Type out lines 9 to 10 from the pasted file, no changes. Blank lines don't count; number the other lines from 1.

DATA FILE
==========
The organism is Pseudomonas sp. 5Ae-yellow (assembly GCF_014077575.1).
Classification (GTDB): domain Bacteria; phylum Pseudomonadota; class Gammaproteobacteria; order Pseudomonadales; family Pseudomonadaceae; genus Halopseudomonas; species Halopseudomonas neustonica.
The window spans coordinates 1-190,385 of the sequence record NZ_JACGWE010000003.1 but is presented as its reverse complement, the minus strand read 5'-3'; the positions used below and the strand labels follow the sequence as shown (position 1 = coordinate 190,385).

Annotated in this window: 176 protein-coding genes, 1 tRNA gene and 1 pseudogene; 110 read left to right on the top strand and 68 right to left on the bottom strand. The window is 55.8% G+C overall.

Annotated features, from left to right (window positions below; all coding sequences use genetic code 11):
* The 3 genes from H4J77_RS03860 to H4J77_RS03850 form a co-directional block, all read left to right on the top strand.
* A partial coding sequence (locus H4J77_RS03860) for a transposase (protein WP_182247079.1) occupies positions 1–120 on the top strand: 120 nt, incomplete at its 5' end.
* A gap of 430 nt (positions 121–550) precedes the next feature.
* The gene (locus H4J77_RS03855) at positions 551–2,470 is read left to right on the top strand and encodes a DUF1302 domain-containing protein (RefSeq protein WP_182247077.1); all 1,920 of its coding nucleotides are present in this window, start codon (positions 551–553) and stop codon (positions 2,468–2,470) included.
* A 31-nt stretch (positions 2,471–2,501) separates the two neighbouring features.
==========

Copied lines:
* The gene (locus H4J77_RS03855) at positions 551–2,470 is read left to right on the top strand and encodes a DUF1302 domain-containing protein (RefSeq protein WP_182247077.1); all 1,920 of its coding nucleotides are present in this window, start codon (positions 551–553) and stop codon (positions 2,468–2,470) included.
* A 31-nt stretch (positions 2,471–2,501) separates the two neighbouring features.